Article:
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What's the best way to restore some balance between rich and poor?
December 12th, 2011
04:42 PM ET

What's the best way to restore some balance between rich and poor?

FROM CNN's Jack Cafferty:

How much money does it take to make you rich? Depends on who you ask.

A new Gallup poll shows more than half of Americans - 53% - say they'd consider themselves rich if they made $150,000 a year or less. At the other end of the spectrum, 15% of those polled say they would need to earn at least $1 million a year before thinking of themselves as rich.

The poll also finds higher estimates for what makes you rich among men, younger Americans, college graduates, people living in urban and suburban areas and parents of minor children.

In a separate question, half of Americans say at least $1 million in net worth would make them rich. That includes savings, real estate, investments, etc. But it's a far cry from what most people have in the bank.

According to the U.S. Census Bureau, the median annual household income in the U.S. is about $50,000 a year. Income inequality is skyrocketing. It's estimated that between 1979 and 2007, the incomes of the poorest Americans grew by only 20%. The incomes of the richest 1% of Americans jumped up by 275%.

It’s no coincidence that the Occupy Wall Street movement is targeting this top 1%.

Most Americans agree that the rich - including those who make more than $250,000 a year - should be taxed more. But are higher taxes the only answer to growing income inequality?

Here’s my question to you: What's the best way to restore some balance between rich and poor?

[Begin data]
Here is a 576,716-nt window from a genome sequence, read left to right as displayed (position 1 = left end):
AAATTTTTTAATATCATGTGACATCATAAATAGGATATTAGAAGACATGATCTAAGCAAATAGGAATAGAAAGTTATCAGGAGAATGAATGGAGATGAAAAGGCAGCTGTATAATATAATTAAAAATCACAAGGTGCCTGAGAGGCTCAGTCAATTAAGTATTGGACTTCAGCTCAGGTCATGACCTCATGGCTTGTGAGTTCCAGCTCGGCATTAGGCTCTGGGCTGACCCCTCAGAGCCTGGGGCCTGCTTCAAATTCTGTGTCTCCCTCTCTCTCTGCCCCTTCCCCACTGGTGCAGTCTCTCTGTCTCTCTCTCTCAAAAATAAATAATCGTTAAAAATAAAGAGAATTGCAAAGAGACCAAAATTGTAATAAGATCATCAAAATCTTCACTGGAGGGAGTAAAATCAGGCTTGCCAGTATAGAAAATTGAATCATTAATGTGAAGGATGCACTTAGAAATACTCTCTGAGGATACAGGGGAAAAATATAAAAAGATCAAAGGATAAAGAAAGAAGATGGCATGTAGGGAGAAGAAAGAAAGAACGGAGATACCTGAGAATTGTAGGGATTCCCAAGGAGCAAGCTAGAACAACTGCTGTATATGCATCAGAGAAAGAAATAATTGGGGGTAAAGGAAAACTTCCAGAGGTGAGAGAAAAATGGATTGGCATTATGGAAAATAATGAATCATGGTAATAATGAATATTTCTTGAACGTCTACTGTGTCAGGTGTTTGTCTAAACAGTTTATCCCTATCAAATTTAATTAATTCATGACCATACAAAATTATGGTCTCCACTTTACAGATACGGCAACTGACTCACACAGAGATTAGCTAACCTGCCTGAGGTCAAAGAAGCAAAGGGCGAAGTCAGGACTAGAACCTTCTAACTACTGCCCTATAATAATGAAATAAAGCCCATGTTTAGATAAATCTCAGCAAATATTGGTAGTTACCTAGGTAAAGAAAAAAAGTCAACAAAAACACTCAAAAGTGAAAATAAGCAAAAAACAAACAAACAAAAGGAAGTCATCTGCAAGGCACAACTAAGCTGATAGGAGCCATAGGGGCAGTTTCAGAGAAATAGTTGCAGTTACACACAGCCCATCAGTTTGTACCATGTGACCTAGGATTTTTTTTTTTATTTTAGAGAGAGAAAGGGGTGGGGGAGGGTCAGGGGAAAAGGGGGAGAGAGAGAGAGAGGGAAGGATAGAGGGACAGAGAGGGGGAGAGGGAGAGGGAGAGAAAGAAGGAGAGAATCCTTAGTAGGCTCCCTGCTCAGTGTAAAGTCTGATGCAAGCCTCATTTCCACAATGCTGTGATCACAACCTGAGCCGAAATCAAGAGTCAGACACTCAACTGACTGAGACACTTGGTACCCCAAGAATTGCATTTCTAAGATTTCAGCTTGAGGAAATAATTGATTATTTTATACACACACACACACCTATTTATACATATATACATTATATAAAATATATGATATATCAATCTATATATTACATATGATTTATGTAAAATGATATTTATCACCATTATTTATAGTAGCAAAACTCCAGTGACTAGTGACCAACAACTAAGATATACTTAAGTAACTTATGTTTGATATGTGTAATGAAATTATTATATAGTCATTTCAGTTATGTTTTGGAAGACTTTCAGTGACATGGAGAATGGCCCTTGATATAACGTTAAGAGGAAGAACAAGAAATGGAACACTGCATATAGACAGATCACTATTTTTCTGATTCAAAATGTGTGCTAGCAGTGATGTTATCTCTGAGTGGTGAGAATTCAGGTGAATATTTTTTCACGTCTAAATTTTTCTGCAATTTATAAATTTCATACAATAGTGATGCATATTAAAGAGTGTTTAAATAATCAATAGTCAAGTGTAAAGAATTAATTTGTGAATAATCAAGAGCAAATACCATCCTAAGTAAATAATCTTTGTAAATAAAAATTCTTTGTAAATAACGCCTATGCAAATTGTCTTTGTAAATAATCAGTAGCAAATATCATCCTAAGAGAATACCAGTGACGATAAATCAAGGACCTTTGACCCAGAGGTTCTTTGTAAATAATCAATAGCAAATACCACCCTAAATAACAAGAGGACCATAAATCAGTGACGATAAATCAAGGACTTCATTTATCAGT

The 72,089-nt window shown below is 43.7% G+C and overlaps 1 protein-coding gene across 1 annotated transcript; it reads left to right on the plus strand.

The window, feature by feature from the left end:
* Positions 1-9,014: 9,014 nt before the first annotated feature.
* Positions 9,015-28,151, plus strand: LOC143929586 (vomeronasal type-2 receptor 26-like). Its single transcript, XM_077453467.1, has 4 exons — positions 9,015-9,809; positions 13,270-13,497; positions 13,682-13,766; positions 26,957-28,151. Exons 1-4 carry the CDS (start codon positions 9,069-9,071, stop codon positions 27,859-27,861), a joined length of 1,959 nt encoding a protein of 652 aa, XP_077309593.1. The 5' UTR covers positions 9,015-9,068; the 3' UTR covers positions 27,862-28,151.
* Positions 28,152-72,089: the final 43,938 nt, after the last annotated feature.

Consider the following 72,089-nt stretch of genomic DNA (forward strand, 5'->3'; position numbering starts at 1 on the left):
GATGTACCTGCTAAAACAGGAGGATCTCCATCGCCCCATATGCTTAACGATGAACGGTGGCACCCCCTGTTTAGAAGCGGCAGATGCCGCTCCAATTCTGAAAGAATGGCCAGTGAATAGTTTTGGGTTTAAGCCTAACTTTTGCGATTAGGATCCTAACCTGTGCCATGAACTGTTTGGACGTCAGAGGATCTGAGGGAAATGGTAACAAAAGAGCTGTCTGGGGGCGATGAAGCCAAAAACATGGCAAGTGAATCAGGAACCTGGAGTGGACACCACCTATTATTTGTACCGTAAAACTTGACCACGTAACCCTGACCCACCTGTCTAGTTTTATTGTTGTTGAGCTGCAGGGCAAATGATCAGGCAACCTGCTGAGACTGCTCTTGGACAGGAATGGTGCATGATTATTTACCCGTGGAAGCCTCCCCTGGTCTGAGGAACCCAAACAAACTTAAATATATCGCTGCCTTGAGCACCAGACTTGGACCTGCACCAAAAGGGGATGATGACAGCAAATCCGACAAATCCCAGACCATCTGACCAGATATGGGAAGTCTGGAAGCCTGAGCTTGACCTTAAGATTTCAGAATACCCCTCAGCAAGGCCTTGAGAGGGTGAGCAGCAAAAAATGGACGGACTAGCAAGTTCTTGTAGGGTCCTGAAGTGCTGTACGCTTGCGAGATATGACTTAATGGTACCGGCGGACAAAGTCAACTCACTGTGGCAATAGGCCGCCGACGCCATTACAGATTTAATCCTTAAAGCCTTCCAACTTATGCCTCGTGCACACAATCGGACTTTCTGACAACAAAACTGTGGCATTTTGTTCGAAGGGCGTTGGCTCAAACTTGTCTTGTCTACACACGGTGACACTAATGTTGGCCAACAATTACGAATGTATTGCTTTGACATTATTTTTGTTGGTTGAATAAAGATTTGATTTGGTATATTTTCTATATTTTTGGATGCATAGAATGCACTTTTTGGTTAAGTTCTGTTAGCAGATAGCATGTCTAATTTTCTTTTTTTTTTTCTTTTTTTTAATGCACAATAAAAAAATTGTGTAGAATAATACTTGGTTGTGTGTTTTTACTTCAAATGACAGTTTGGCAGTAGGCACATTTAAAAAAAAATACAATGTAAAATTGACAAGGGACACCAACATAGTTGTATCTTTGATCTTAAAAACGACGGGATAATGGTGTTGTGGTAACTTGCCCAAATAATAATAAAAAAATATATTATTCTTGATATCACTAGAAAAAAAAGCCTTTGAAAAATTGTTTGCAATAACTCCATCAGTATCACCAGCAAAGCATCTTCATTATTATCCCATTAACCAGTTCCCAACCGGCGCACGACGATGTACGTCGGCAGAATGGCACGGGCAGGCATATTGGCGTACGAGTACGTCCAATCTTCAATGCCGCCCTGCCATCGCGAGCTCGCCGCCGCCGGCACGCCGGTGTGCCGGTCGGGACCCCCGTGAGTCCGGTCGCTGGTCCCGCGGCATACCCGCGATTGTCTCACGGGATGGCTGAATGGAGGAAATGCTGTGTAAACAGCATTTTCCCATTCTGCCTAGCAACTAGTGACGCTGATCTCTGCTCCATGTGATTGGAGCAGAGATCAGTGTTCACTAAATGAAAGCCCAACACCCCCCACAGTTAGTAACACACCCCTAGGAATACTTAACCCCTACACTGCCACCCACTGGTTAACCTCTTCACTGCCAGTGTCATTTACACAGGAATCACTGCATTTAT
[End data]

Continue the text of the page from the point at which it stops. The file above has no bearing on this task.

Tune in to the Situation Room at 5pm to see if Jack reads your answer on air.

And, we love to know where you’re writing from, so please include your city and state with your comment.

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Filed under: On Jack's radar
If Congress is so bad, why do more than half of Americans say their own member deserves to be re-elected?
December 12th, 2011
03:06 PM ET

If Congress is so bad, why do more than half of Americans say their own member deserves to be re-elected?

FROM CNN's Jack Cafferty:

Americans are fed up with Congress. Really fed up.

A new Gallup poll shows anti-incumbent attitudes are the highest they've been in 19 years.

76% of voters say most members do not deserve re-election.

What's more, this anti-incumbent mood is seen across the political spectrum - among Democrats, Republicans and especially Independents.

Back in 2010, when Democrats lost 63 House seats to Republicans, voters were less negative than they are now.

So, that means our elected representatives ought to start packing, right? After all, another recent poll put their job approval rating at an anemic 9%.

Well... not so fast. As is historically the case, even though people think Congress is rotten, they don't necessarily feel the same way about their own representatives.

This Gallup poll shows 53% of those surveyed say their representative deserves to be re-elected. Who are these people?